News & Highlights
This has to be the seminal article on the dysfunctional law student recruiting system and how it might be improved upon.
Although it appeared in January 2010 it remains one of the most cogent diagnoses of the current system we have yet to see And we're not just saying that because (full disclosure) we consider Ashish a friend.
In February 2012 the New York-based Edison Awards Foundation selected JDMatch as a finalist in their 25th Annual Innovations & Innovators awards contest, based on the votes of 3,000 professionals from the fields of product development, design, engineering, science, marketing, and education.
We consider this an honor and thank all the dedicated and hard-working members of the JDMatch team; it's their achievement, not ours.
Even before we were quite ready to launch, Ashby Jones of the WSJ’s “Law Blog” revealed what we’re up to:
It’s not often that we write about just-announced products designed for the legal industry.Ashby also seized upon one of the core features of JD Match:
But we’re going to make an exception this morning for a product whose very idea has piqued our interest.
But the service could expose students to firms that they might not otherwise consider, and expose firms to students that they might have a hard time otherwise recruiting.And he offered the perspective of at least one managing partner:
“It’s about time someone took the bull by the horns to address the antiquated method firms are forced to use to recruit students,” said Peter Kalis, [K&L Gates]’s chairman, in a statement. “Change is a necessity, and I, for one, am looking forward to this 21st century solution.”Here's the whole piece.
The next day Ross Todd of The American Lawyer got some time on the phone with Bruce.& Here are a few highlights:
It seems like such a nifty, logical concept that we at The Am Law Daily are kicking ourselves for not thinking of it first. [...]
What was the genesis of JD Match?
People have been kicking around the idea about doing something about the dysfunctional law firm recruiting model for a long time. [Harvard Law School professor]Â Ashish NandaÂ wroteÂ a piece in The American Lawyer last JanuaryÂ addressing this very thing.... And from my perspective, the great train wreck of the 2008/2009 recession really revealed the flaws in the system. [...]
What else do you have in the works?Â
We are creating something called the JD Match Institute which we will fund out of our revenues. And its designed to begin to look at the data we will be gathering and suss out what actually makes for successful lawyers.
Our strong suspicion--confirmed by [University of Indiana professor] Bill Henderson--is it ain’t GPA. In version 2.0 of JD Match we will introduce some psychographic and behavioral testing for students. Voluntary, obviously, but there are very few law firms that are doing this. McKenna Long is doing it. Some firms like K&L are doing it in the U.K....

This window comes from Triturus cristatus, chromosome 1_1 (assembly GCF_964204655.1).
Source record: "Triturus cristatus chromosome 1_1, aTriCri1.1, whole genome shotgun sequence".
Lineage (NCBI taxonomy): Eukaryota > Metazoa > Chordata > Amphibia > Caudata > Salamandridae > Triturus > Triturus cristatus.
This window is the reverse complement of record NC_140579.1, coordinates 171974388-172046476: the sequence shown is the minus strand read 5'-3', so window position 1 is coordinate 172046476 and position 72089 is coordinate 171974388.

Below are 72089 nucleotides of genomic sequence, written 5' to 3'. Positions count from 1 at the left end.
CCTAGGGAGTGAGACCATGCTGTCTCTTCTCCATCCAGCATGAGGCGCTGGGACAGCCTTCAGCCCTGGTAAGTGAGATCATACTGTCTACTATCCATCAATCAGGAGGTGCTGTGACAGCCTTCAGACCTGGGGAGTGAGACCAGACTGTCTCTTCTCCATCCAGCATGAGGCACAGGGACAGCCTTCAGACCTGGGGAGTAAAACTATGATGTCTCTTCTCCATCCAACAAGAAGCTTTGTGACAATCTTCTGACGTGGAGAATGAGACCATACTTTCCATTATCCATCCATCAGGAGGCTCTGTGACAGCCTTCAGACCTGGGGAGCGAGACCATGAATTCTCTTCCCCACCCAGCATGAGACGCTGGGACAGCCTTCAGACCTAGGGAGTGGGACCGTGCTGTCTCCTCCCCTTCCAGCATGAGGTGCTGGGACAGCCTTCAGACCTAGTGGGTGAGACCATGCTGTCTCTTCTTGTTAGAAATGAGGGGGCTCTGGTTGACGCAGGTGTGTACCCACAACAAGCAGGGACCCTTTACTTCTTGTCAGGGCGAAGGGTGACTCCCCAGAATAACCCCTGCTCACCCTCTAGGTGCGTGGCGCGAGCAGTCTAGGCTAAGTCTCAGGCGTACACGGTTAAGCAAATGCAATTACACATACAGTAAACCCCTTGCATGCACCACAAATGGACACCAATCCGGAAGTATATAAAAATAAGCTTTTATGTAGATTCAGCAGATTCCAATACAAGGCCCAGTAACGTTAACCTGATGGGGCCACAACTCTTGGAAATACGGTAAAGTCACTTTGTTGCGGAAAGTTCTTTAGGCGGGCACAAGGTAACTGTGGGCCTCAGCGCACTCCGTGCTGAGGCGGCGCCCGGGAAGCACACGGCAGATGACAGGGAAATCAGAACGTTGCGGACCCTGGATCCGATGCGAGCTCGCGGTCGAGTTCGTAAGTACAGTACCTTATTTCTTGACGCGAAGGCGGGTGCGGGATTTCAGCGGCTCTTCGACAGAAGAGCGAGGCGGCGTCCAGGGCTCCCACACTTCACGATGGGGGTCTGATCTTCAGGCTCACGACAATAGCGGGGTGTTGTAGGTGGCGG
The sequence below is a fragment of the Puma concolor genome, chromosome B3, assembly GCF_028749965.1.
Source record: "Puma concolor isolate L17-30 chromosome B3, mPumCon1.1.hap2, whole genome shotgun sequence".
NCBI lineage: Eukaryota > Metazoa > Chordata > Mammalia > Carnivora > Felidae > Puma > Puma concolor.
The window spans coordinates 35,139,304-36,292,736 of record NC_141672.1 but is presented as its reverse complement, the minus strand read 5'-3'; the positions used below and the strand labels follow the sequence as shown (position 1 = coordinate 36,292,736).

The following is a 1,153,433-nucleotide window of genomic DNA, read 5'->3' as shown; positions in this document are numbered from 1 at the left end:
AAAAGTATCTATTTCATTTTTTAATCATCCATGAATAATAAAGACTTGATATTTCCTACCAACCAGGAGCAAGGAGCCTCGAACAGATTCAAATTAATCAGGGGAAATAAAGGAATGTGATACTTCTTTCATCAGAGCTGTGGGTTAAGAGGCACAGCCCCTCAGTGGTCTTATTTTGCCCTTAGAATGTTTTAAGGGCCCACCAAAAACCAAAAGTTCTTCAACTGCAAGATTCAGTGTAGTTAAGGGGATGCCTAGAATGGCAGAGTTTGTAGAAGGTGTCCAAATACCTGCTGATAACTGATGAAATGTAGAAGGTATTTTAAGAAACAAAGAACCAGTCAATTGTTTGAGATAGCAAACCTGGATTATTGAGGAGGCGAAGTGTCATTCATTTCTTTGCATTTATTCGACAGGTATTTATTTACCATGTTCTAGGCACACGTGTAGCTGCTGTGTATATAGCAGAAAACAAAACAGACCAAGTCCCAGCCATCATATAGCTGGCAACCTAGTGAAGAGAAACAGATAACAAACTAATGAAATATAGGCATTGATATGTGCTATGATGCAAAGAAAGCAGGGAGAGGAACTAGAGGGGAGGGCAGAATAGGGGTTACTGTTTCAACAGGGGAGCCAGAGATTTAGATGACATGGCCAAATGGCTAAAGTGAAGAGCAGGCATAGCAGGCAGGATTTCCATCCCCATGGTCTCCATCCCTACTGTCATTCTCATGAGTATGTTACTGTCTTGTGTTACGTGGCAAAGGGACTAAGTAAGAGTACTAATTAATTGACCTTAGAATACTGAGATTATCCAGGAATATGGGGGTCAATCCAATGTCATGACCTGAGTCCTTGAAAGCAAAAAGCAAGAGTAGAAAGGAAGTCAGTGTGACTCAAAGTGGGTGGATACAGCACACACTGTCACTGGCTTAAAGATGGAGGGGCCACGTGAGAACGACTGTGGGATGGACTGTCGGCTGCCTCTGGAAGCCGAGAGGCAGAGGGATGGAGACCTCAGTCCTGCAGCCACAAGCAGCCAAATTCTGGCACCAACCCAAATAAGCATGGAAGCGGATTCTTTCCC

What we think we can develop in fairly short order is empirical evidence of what makes for a successful lawyer and that would be tremendously exciting for us because law firms could begin to hire a little more rationally. Frankly I think it could only be good for the students. There are 40,000 law students in the U.S. and how many of them are on the Harvard Law Review? But a lot of them could be great with clients, could be responsive, could be team players, could be emotionally intelligent....It could only open up more doors.
Professor Andrew Martin of Washington University School of Law-one of the two designers of the algorithm-talks about his involvement in JD Match. Here's a quick excerpt:
“It is something of a departure for me [compared to my academic work], but Bruce and Janet are very smart and super energetic—and they were very persuasive,” Martin recalls. “It has been really interesting to be involved in a start-up and watch it grow from the idea to the design to being ready for the market.”
Blind interview, rinse, repeat: the popular recruiting method of BigLaw firms, who see countless law students throughout recruiting season in the fall. Add to that months of call-back interviews and chasing after the top candidates with offers, and law firm recruiting is quite the process.
And that's just the start of the piece...
Here's Mary Kate Sheridan's whole piece (she's Vault's law editor).
From JD Match
The San Francisco Business Times writes that "JD Match applies tech to legal recruiting." (September 22, 2011)
Keith Wetmore, Chair of Morrison & Foerster, says "It might expose us to some people we're not currently seeing," and Chris Boyd of Wilson Sonsini adds "We highly commend anyone who wants to make that [recruiting] work better. We can't visit every school in the country. We can't meet with every student we'd be interested in and vice versa. We're interested in anything we can do to extend our reach to the students."
Skadden and McKenna Long Join JDMatch (June 3, 2011)
The founders of JD Match, Bruce MacEwen and Janet Stanton
(Photo 2011: Andrew Fingland/Ritz Camera/New York)